Ladies and Gentlemen:
Welcome to the 53rd Annual General Meeting of your Company.
The Annual Report for 2000-01 gives a comprehensive picture of the Company's performance last year. While I do not intend to review it again, I can say with pride that it was a good year. There were significant improvements in revenues, profitability and resource utilization. The higher profits enabled the Board of Directors to declare a record dividend of 55% which, incidentally, will be paid out within this week.
The health of the Indian economy has become a cause for concern. GDP growth last year was only 5.8%, with each month's economic indicators showing a declining trend. Even the services sector, led by software services which was booming until late last year, has been affected. In the current year, the economic picture continues to deteriorate and growth prospects look uncertain. Economists and financial experts are unable to provide a reliable forecast of either the degree or the duration of the slowdown.
Economic revival will need a number of positive developments - a good monsoon to boost agricultural output, implementation by the Government of overdue economic reforms, and global recovery. Until then, business is not investing, investors are sitting on the fence and consumers are not spending.
After a year of good growth, Blue Star is now feeling the impact of the economic slowdown. The unaudited 1st quarter results announced today show Total Income of Rs 109.33 crores, marginally better than Rs 108.58 crores last year. Net Profit has declined from Rs 3.16 crores to Rs 2.03 crores.
Management has already initiated a number of corrective measures to cope with the slowdown:
Through these measures to boost sales and cut costs, we are hopeful of achieving reasonable financial performance this year in spite of the difficult business scenario.
During the past decade, with the entry of foreign institutional investors and the increasing presence of mutual funds, the profile of equity investors and their expectations from companies have undergone a major shift. Earlier, small investors subscribed to shares at low prices determined by bureaucrats in the office of the Controller of Capital Issues. They bought shares and usually held onto them.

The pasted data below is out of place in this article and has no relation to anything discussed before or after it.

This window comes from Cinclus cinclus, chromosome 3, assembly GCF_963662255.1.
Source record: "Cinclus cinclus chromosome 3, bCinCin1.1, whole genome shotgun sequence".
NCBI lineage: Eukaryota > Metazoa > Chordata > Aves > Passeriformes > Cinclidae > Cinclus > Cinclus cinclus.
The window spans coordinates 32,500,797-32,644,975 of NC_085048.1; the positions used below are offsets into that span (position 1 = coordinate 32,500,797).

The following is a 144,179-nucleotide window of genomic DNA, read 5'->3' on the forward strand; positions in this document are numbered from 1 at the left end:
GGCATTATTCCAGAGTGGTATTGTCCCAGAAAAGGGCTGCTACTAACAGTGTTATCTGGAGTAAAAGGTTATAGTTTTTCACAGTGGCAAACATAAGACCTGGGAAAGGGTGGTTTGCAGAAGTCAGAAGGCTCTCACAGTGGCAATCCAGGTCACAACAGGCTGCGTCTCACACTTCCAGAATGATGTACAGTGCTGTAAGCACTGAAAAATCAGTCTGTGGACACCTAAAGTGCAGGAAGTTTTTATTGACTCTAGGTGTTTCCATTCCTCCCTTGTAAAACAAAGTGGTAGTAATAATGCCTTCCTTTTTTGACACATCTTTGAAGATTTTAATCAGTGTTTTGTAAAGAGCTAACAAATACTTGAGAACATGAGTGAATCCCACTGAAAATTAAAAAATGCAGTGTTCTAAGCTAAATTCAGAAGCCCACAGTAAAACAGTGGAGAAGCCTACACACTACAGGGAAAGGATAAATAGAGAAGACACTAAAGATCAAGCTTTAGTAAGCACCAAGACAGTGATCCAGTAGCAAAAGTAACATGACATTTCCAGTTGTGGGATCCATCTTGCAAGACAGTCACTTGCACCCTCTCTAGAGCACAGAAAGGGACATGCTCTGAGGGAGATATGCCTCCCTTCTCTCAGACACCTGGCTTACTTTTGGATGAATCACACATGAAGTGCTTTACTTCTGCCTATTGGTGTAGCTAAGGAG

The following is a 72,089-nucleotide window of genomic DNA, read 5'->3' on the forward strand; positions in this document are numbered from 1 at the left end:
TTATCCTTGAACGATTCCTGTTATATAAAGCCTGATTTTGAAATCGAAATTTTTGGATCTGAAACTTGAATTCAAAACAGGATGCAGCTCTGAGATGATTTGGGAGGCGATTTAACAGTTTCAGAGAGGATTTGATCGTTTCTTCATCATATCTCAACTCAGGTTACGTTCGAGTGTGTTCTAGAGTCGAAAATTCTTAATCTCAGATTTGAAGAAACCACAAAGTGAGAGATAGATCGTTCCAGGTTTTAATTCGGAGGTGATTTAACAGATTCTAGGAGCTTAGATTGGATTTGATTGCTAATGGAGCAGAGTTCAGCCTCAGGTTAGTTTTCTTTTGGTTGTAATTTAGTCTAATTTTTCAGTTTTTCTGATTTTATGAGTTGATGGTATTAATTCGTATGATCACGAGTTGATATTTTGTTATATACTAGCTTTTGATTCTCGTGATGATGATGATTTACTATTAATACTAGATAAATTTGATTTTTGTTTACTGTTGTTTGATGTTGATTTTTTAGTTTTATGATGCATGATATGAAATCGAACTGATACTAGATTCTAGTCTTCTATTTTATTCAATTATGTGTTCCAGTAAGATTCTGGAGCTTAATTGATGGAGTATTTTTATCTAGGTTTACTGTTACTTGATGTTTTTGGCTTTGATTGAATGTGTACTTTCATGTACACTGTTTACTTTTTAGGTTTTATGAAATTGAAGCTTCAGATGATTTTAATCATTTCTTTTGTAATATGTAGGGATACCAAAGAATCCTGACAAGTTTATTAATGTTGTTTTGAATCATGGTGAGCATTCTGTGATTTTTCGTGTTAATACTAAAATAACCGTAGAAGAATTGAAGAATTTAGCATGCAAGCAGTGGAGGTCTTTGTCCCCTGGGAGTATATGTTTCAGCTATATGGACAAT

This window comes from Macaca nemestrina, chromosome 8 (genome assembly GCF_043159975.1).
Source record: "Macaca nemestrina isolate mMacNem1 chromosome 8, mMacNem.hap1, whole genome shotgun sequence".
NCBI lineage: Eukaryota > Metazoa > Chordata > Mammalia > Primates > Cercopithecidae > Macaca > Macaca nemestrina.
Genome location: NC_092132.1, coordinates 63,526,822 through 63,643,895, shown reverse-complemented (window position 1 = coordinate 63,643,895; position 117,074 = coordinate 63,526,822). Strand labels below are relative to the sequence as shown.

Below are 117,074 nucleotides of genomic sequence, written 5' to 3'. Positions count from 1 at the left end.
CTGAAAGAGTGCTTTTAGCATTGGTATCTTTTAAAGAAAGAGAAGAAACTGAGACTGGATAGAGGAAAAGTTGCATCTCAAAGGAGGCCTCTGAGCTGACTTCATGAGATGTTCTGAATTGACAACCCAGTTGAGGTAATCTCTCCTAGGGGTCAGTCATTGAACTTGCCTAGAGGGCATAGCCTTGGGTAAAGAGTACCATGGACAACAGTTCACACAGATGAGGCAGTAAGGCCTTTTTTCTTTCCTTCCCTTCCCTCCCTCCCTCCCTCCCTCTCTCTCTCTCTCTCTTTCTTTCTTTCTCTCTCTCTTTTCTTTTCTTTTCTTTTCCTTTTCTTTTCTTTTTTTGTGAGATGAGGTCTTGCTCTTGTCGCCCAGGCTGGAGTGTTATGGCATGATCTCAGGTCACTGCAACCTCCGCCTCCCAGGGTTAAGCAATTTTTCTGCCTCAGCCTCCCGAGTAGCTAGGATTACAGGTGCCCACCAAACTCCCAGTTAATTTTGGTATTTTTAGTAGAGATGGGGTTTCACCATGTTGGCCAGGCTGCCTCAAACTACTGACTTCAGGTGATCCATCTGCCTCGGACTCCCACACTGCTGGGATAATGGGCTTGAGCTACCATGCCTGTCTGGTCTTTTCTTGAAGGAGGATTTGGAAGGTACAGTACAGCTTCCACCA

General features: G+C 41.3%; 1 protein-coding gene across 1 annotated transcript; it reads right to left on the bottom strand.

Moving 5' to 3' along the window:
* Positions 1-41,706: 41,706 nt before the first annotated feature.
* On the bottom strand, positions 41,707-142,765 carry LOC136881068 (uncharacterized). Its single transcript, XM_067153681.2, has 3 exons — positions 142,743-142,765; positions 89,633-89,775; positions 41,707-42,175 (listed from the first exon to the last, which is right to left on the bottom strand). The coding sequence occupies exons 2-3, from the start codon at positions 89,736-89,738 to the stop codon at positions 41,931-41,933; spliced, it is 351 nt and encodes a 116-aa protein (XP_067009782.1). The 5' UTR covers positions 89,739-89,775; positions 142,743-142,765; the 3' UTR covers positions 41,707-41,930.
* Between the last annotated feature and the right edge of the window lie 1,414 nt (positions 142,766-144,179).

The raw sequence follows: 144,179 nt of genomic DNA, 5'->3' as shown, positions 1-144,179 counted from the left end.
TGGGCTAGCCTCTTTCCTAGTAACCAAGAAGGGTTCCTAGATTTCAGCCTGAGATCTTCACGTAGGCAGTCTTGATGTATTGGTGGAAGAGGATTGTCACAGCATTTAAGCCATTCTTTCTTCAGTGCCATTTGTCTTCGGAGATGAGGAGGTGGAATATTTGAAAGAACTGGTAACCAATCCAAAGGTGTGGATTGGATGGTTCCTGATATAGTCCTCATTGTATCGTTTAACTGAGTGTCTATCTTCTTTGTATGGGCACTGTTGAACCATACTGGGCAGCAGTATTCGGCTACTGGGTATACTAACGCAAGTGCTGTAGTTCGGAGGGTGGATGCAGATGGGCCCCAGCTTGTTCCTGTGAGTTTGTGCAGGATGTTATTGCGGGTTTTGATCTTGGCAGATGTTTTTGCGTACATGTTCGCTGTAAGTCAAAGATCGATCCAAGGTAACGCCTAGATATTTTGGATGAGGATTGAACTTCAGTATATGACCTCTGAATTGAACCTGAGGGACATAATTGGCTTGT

Now FIIs and fund managers buy and sell shares on a short-term basis. They are not usually concerned about a Company's long-term prospects, but in the opportunity to make a quick profit. This is the way markets operate in the USA and UK and that has now become the established basis in India as well.
But investors need to address an important question: Is it valid to blindly transplant a Western model into Indian markets? I would point out some major factors in India which would lead investors in a different direction:
Blue Star's Value Proposition To Investors
Given the realities of the Indian capital markets, what Blue Star strives to achieve is steady growth in earnings which is translated into a growing stream of tax-free dividends for shareholders. Since ours is not a capital intensive business, profitability and cash flow are healthy enough to provide adequate funds to finance future growth while leaving enough surplus cash for a relatively high dividend payout. Future capital needs are comfortably met by retained profits supplemented with moderate borrowings, if required. We do not intend to dilute shareholders' equity and earnings by raising additional equity in the foreseeable future.
In short, Blue Star offers a fine investment opportunity to prudent long-term investors looking for good returns with moderate risk and no dilution. It is not a scrip for short-term speculators.
Before I end, I must convey my sincere thanks to all our employees and business associates for their dedicated contribution to the Company's performance. To my colleagues on the Board, I convey my gratitude for their wise counsel and guidance. We deeply value the continued patronage of our many customers. And finally, let me thank you, our valued shareholders, personally and on behalf of the Board, for your unstinted support over the years.
July 30, 2001